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John T. Reed's analysis of Carleton H. Sheets' books and tapes 2 Review of Sheets' The Painless Guide to Profitable Property Management I have a problem with the title of this book-and-cassette package. Property management is a real pain. Knowledge can make it less painful. But painless? Forget it. Gurus who use this sort of phraseology provide more hype than help. Like all the books I received from Sheets in 1998, this one is copyrighted 1998. The about the author page says, "He was recently named to Who's Who in Real Estate..." "Recently?" That book was only published for one year: 1983. So far, Sheets has told us that property management is painless and that 15 years is "recent." Not a good start. The book is double-spaced with large margins. See my B.S. artist article for more on the blank-white-space crowd. On page 1-3, he discusses "Using outside management." That' easy. Don"t. Manage property yourself or hire salaried employees to do it. NEVER hire outside percent-of-the-gross guys. Indeed, Sheets mentions that he lost $5,000 when such a manager embezzled from a property he part owned. That would be typical. When I was a property manager, both my predecessor and my successor took kickbacks. But Sheets only says you should be careful when you hire an outside manager. The correct advice is never hire outside property managers. On page 1-9, Sheets says, "It' becoming an increasingly sticky situation to discriminate against children so check your state laws before you do." Folks, it is not only "sticky" to discriminate against children, it is absolutely illegal. And checking your state law won't help much. It' true that state laws vary on the subject. And it' true that state laws used to matter. But that was before the federal Fair Housing Amendments Act---of 1988! Does anyone need any more proof that Carleton Sheets" super current copyright dates are pure bull? In the next sentence, he says not to discriminate because of race or religion. "You can get some free room and board for that." Jail? Actually, you cannot go to jail for discrimination. It' not even illegal in some cases, like an owner-occupied dwelling. And the penalty is never jail time, only fines. There are other reasons not to discriminate by race or religion---like it's stupid and violates the Golden Rule. Page 1-10. Sheets says never buy master-metered buildings unless you can convert them to individual meters. My management book has a chapter on why he's wrong. Page 1-11. Sheets says not to provide drapes or to permit tenants to use sheets or aluminum foil for drapes. I agree with the no-sheets-or-foil policy. But he seems not to understand that whether the landlord provides drapes is a function of the local market. I never provided them in NJ. I had to in TX. Sheets claims to have much experience, but it must all be in one area. OK I"ve had enough. Only one chapter into the book and most of it is either wrong or lame. To learn about property management, read my book, How to Manage Residential Property for Maximum Cash Flow and Resale Value, and/or Leigh Robinson's book, Landlording. Review of Sheets" No Down Payment course I was going to review the first chapter of Sheets" No Down Payment course, but the initial chapters seem to be about a different subject than the title. They are extremely general discussions of goals, the nature of real estate and stuff like that. Most investment books are really just investment dictionaries that are not in alphabetical order, the beginning of Sheets' No Down Payment course appears to fall into that category. I had to go all the way to chapter 11 before I found some discussion of buying property with no down payment. To an extent, the initial chapters seem to be motivational. Promising real estate how-to information and delivering motivational material is one of the items on my B.S. Artist Detection Checklist. Technique # 1 on page 11-5 has you buying a $50,000 house by getting a $27,000 new mortgage from an institution like a bank and the seller taking back a second mortgage for $23,000. Does this work? No. Although Sheets says, "Simply obtain a new first mortgage for $27,000...," it is far from simple and most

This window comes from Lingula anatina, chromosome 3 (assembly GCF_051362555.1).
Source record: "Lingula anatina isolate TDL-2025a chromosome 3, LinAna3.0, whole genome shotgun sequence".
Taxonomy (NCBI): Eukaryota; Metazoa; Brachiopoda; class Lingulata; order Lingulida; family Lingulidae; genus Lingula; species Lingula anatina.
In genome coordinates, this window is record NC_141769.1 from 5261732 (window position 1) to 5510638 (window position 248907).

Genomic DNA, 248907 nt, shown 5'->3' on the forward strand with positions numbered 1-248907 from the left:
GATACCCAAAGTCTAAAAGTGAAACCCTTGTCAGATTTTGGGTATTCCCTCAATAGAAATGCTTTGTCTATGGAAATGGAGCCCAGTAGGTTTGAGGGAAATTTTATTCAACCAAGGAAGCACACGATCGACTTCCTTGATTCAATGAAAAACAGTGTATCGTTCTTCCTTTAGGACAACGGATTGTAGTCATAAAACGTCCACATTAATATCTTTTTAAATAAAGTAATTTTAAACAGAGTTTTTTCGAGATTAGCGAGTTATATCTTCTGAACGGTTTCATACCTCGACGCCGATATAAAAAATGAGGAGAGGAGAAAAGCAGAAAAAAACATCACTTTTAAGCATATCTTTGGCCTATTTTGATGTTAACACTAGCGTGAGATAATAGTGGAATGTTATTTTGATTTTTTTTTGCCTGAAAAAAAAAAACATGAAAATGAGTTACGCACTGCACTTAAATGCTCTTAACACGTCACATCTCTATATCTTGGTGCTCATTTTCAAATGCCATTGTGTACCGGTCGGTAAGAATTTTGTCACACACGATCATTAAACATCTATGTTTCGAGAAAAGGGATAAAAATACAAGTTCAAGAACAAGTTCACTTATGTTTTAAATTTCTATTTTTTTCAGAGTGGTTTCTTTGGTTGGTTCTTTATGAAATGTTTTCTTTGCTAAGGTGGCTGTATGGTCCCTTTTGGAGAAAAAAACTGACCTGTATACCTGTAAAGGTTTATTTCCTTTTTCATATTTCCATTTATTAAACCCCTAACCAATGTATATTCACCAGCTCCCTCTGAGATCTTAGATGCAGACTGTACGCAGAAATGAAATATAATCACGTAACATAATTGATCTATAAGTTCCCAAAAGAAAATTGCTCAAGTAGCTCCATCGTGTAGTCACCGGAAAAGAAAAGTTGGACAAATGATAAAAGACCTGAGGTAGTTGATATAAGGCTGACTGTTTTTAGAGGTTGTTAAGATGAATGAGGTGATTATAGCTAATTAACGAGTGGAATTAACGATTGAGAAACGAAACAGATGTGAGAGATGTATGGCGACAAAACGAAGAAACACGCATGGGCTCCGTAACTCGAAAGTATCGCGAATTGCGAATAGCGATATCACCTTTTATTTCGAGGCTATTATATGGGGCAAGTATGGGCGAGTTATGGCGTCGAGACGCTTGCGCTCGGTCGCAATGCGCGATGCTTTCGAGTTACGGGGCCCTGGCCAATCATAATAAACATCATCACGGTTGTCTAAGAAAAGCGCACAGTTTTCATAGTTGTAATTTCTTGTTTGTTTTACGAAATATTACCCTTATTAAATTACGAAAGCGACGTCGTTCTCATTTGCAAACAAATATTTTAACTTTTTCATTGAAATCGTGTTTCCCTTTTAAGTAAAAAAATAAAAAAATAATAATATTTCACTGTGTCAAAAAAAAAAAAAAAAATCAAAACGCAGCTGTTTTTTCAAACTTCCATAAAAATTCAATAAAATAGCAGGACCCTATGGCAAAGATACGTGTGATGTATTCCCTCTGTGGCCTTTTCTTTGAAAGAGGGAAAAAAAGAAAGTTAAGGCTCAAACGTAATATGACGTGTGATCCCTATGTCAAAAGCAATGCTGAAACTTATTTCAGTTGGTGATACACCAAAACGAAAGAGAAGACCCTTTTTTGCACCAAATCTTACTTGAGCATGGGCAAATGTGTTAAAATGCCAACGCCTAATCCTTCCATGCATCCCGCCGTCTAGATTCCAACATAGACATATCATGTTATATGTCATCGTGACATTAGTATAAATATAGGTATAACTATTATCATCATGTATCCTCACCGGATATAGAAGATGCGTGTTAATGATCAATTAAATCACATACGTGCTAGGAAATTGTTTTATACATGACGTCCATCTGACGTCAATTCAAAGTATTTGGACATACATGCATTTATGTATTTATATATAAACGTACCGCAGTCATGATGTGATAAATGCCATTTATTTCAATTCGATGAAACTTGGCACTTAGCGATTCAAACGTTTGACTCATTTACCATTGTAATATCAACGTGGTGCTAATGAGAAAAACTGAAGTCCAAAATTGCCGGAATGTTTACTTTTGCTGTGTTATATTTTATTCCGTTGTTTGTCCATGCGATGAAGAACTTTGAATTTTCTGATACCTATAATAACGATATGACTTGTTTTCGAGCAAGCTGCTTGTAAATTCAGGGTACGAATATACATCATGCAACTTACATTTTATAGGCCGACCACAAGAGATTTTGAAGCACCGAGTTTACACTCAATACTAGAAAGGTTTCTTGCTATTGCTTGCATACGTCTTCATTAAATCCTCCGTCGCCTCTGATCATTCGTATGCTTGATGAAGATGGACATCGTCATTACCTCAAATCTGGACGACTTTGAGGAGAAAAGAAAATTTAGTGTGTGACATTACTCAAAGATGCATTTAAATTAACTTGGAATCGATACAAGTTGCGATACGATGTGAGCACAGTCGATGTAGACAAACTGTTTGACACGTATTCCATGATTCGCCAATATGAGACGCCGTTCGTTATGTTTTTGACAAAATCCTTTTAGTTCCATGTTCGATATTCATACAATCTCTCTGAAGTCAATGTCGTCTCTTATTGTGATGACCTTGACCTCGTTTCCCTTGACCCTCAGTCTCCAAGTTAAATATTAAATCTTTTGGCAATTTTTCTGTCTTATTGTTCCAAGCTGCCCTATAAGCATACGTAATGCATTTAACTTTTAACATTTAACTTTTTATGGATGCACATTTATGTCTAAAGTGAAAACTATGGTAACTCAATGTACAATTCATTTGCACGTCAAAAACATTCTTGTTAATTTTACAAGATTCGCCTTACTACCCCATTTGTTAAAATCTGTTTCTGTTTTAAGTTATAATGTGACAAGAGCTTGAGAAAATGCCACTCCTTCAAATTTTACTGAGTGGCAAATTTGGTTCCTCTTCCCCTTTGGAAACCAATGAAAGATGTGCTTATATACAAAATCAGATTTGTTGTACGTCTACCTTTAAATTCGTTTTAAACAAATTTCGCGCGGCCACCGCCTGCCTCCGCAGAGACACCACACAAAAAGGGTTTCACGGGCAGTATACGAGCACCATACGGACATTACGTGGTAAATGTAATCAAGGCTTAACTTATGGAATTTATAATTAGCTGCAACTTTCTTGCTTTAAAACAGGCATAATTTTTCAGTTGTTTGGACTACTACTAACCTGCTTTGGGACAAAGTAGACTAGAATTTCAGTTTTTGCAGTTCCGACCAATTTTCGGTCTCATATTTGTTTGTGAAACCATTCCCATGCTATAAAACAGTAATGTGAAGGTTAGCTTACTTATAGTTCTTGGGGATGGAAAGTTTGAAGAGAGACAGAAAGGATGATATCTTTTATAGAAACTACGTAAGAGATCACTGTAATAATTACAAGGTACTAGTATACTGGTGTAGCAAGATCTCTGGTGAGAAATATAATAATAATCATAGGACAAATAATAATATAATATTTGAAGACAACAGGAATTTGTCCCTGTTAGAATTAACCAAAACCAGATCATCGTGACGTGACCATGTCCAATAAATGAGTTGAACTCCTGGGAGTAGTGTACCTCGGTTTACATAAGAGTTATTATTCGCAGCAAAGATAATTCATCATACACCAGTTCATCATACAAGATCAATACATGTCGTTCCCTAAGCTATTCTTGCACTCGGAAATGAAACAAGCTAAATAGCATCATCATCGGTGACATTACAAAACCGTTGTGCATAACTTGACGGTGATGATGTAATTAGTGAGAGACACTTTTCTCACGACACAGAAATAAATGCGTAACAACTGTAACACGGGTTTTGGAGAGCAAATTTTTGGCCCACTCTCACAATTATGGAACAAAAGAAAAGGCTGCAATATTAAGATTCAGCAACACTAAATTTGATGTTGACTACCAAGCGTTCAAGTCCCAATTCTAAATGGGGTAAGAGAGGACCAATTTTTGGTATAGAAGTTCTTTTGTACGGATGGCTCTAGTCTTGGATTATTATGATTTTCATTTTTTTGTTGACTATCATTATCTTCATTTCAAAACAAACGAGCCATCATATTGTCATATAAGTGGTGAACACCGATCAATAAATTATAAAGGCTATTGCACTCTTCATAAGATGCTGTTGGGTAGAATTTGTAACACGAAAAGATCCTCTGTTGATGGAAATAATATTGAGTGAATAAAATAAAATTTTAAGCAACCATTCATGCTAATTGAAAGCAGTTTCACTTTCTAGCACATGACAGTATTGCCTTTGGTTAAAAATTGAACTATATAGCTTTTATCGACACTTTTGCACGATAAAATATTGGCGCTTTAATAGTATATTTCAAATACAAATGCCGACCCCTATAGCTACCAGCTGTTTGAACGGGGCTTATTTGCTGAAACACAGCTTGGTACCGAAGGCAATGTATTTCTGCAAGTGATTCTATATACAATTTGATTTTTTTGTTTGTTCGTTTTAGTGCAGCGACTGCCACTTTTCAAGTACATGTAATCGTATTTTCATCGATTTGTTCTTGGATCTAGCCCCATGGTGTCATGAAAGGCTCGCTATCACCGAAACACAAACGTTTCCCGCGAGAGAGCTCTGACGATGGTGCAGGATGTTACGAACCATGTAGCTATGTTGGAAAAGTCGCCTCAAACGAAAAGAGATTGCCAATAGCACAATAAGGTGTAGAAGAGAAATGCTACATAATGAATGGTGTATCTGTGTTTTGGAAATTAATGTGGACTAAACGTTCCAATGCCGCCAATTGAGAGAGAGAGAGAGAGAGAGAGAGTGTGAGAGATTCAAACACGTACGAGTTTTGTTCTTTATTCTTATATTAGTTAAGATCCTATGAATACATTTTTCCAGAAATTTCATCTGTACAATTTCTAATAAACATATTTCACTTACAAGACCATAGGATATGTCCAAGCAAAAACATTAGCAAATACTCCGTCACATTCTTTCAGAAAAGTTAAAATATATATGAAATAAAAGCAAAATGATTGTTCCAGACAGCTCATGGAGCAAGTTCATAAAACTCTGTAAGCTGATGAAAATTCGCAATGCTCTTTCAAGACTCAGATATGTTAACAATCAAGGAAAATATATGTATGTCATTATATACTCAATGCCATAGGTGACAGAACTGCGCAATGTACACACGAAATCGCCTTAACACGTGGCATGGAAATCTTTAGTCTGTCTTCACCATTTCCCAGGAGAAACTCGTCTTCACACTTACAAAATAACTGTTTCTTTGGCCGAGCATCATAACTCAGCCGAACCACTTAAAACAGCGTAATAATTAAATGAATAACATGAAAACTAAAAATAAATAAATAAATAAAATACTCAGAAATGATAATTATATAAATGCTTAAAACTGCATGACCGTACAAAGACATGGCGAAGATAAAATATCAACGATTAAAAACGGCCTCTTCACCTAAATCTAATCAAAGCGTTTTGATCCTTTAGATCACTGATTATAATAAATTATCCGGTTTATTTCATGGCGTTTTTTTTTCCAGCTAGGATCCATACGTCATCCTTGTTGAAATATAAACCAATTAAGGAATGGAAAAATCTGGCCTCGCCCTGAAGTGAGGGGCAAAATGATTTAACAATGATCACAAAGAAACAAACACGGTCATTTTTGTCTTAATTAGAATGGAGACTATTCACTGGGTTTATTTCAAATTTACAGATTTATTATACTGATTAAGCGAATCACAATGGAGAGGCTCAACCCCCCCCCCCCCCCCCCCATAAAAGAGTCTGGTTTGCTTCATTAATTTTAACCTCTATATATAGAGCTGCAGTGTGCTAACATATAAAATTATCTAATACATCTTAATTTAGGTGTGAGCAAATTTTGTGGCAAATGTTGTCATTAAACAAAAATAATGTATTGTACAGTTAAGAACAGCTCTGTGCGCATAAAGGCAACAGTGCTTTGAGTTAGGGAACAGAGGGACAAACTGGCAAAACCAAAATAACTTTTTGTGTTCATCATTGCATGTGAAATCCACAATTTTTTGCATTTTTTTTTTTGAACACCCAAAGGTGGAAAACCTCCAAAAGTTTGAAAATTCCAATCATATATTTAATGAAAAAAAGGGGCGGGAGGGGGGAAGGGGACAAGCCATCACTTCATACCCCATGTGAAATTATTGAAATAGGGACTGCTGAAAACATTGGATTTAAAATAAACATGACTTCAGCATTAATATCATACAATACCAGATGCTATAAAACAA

likely is impossible. Mortgage applications ask you where you are getting the down payment. If you answer, "I am not making any down payment. The seller is taking back a mortgage for the balance of the price," your mortgage application will be rejected. Over a century of experience, mortgage lenders have learned that it is not prudent to make a mortgage loan where the borrower has no investment or equity in the property. The default rate on such mortgages is ruinously high. In general, regulated mortgage lenders are prohibited by law and/or by regulations from making such a loan. See my article on nothing down. Sheets says also that, "Sellers have been known to join the buyer in signing a note and mortgage..." Comets have been known to pass near the earth, too, but I am not sure which is more common, comets or sellers cosigning on the buyer' note. Actually, sellers will do that in some cases in special situations, like the buyer is their adult child. In theory, there are some other situations where it might happen. I have never seen or heard of such a deal in 31 years in real estate. Sheets says, "Many banks, but not all ..." will not go for this deal. In fact, no bank will go for this deal. I invite Mr. Sheets to name a bank that will. A list of such banks would be worth the money Sheets charges for his course. Until he produces such a list, this "technique" is not worth the paper it is written on. I had this same discussion with Joe Land when he and I appeared on 60 Minutes and were subsequently interviewed by Time magazine. Land said there were such banks, but refused to name any citing "privacy," even after Time promised to keep the identity of the banks secret in its article. Robert Allen, author of the book Nothing Down, also says what Sheets says. When I dug up the documents on one of the deals where he actually used this "technique," the lender was Bank of America. Their written policy at the time, which I have a copy of, said they would make no mortgage loans where there was any secondary financing, let alone nothing-down financing. In that deal, Allen had the second that was taken back by the seller recorded one day after the closing on the sale and the first mortgage. This is called a "silent second" and is done to reduce the chances that the first mortgage lender will find out about it. In other words, the bank making the first mortgage loan did not agree to the nothing-down second, rather they were apparently told there was none. If you try to use Sheets" "Technique 1," you will be rejected by all institutional lenders. You will then be tempted to lie to a lender. If you succumb to that temptation, you could end up in jail with a felony conviction. The statute in question; Title 18 United State Code, Section 1014; is quoted just above the line where you sign your name on the mortgage application. Sheets suggests helpfully that the recalcitrant bank might agree if you get a mortgage against equity you have in another property you own and use the proceeds of that loan as your down payment on the new purchase. I agree that they are likely to go for that. In order to do that, you would have to have an extraordinarily large percentage of equity in the other property. The lender will only loan up to about 75% for such purposes unless it is a home equity loan. But since Sheets" course is aimed at beginners, why is he advocating a technique that can only be used by experienced, multi-property investors? Also, how is it a no down-payment deal if you borrow against a property you already own and use the proceeds as a down payment on a new property? Your overall loan-to-value ratio on all your properties combined after this "no down payment" deal would be around 80% at best. That's hardly a no-down-payment situation. Besides, did you really need an expensive infomercial course to learn that you could borrow against a property you already own to get down payment money to buy another property? If you're that ignorant of real estate finance, you should have a legal guardian appointed to take over your financial affairs. Sheets also suggests you get a partner if the banks won"t agree. This is the universal fall-back position of all nothing-down gurus. Since partners are unregulated, they can do whatever they want. Accordingly, neither I nor anyone else can prove to you that you cannot get a partner who will agree to put up the down payment for your nothing-down deal. But I can tell you that it is very hard to find such partners. And, once again, I question why anyone would need Carleton Sheets to tell them that if they don"t have the money for a down payment, they might try getting a partner to put it up. When my mom bought her house, she didn't have enough for the down payment. She went in partners with her mother who lived with us. Carleton Sheets was 24 at the time so she did not get the idea from him. Either my mom, who worked as a secretary, was a financial genius, or you do"t need Sheets to tell you about asking someone to partner with you in a purchase. Sheets says still another way to do this is just to buy subject to the existing mortgage. Actually, that's the correct terminology. Sheets incorrectly uses the phrase "as is" to mean "subject to." Anyone who has completed a real estate salespersons license course knows that. Earlier I said his book is largely just a real estate dictionary that is not in alphabetical order. Make that an incorrect real estate dictionary that is not in alphabetical order. Kind of amazing how he can sell an incorrect dictionary that is not in alphabetical order for far more money than they get for correct real estate dictionaries that are in alphabetical order. It's a measure of how slick a salesman Sheets is, or how colossally stupid his customers are. Also, Sheets names this technique: "Obtain a new mortgage to pay off existing loans and provide down payment money." But before he moves onto the next technique, he is telling you to just buy subject to the existing first mortgage and have the seller take back a mortgage for the remaining 75%. That's the exact opposite of what is promised in the title of the technique. The vast majority of existing mortgages contain a clause that says the lender may make you pay off the mortgage immediately if you sell the property. See my discussion of that issue by clicking here. In other words, this technique does not work unless the existing mortgage is one of the rare few that has no due-on-sale clause. Here's a summary of my analysis of Sheets" "Technique Number 1:" Sub technique Is it really a no-money-down technique? Is this technique sufficiently obscure or complex that a layman would need to pay a guru to tell him about it? Does this technique work in the real world? A. Institutional first and seller second for balance Yes Maybe No B. Seller co-signs buyer's mortgage Yes Yes Almost never C. Borrow against another property you own to come up with down payment No No Yes D. Get a partner to put up the down payment No No Yes, but it's very hard to find such partners outside your circle of friends and relatives E. Buy subject to the existing first mortgage and have seller take back a second for the balance Yes Maybe Very risky in the vast majority of cases because of seller's continuing liability and risk of enforcement of due-on-sale clause Technique #2 is really just technique #1E only with a sweeter interest pot for the seller. Sheets says to lower the price and raise the interest rate. In his example, you offer $95,000 to a seller who wants $100,000 but you give him 15% interest instead of the 10% he asked for at the $100,000 price. That' a bit asymmetrical. You lower the price 5% and raise the amount of interest you are paying by 50%! If you read my article on nothing down, you know it' hard to have positive cash flow even with a 20% down payment. The less you put down, the bigger the mortgage. The bigger the mortgage, the bigger the mortgage payment. So if you have negative cash flow with 20% down you have a lot of negative cash flow at 0% down. Now Sheets wants to increase your interest rate by half! Where are you going to get all the money to make those payments? This is like telling you you can increase the sales in your candy store by cutting prices below cost. You sure can, until you go bankrupt. In addition, Sheets says to pay interest only for five years then pay the entire mortgage off at that time. That' bad advice. You should avoid all balloon payments, especially those that fall due in five years. Sheets says that if the payments result in negative cash flow (If?!), arrange to pay only part of the interest currently and add the rest to the balloon payment. That' called negative amortization. It means your debt goes up every month, instead of down. There is an extremely high probability that you will default on this loan if it is interest only and an even higher probability that you will default if there is also negative amortization. Sheets says this requires that the first mortgage be assumable. This is a statement I used to make in the seventies. I don"t make it anymore because assumable mortgages are now almost entirely a thing of the past. It is a bit cruel to send beginners out looking for assumable mortgages. It' like snipe hunt. They will be laughed at by everyone in the real estate business. "Hey, Fred! This guy wants an assumable mortgage. We have any of those? Sorry, buddy. You"re only about twenty years too late." Technique #3 is a wraparound mortgage. It has an intriguing name to laymen. A wraparound is just a seller second mortgage. Instead of stating the amount of the second mortgage in the normal way, in a wrap, the amount of the mortgage is the sum of the second and first mortgages. Typically, the buyer sends one payment to the seller and he, in turn, pays the first mortgage. Wraparound mortgages are meaningless unless the seller is trying to use the Stonecrest line of court decisions avoid paying taxes on excess loans over basis. But they are big at real estate seminars because of their funny, exotic name. Technique #17 In the June, 1985 issue of Real Estate Investing Letter newsletter, I wrote an article called "Seller loans are junkier than junk bonds." The second paragraph of that article says, I"m about to tell you about an unethical, unconscionable, illegal scam that uses junk bonds. I am NOT advocating it by any means. I"m just trying to make a point about seller loans and "creative" financing. Guess what Carleton Sheets" Technique #17 is? Correct. It' my "unethical, unconscionable, illegal scam." Only instead of using junk bonds, which sell at a large discount off their face value, he advocates using zero-coupon bonds, which also sell at a large discount off their face value. In each case you buy a bond which says it' worth $100,000, but which is worth far less because of the credit of the bond issuer or the delay in getting paid off. After buying the bond for, say, $56,000, you then tell the seller of the property you want to buy that the bond you are using for down payment is worth its face value of $100,000. Email about Sheets Here is an email I received from an unhappy Sheets customer. "Dear John: I wrote to you back in March regarding Carlton Sheets' not refunding me the shipping charges on a refund of a purchase. I did get a refund of the main purchase price but never did get my $20 back for the freight he charged, so I passed it off as a learning experience and thank you for your web site which saved me from even a more costly experience. Well, I noticed on my May 18, 2001, bank statement an unauthorized purchase, dated May 4th, for $84 from a MWI*FINANCIAL at 1-800-393-0115. I telephoned the 800# and spoke with a Wilford with Money Masters which is connected with Carlton Sheets. I told this Wilford character that I never ever authorized the $84 purchase and demanded that he credit my Bank Visa Card immediately and that I did not appreciate what his company did. He then tried to convince me to keep the purchase (which I had yet to even receive) and they would knock off $20 or whatever. I told him again that I was absolutely not interested if they were to even give it for free. That conversation took place on May 29th, so I will be checking with the bank soon to see if he indeed did have my account credited. Bottom line is that your web site home page WARNING regarding these shysters should be adhered to and they should be watched very carefully. I hope this helps in convincing other would be victims to be on the lookout. Again, I hope your readers benefit from this information and most definitely your web site." Darlow Madge To be continued John T. Reed, a.k.a. John Reed, Jack Reed, 342 Bryan Drive, Alamo, CA 94507, Voice: 925-820-7262, Fax: 925-820-1259, www.johntreed.com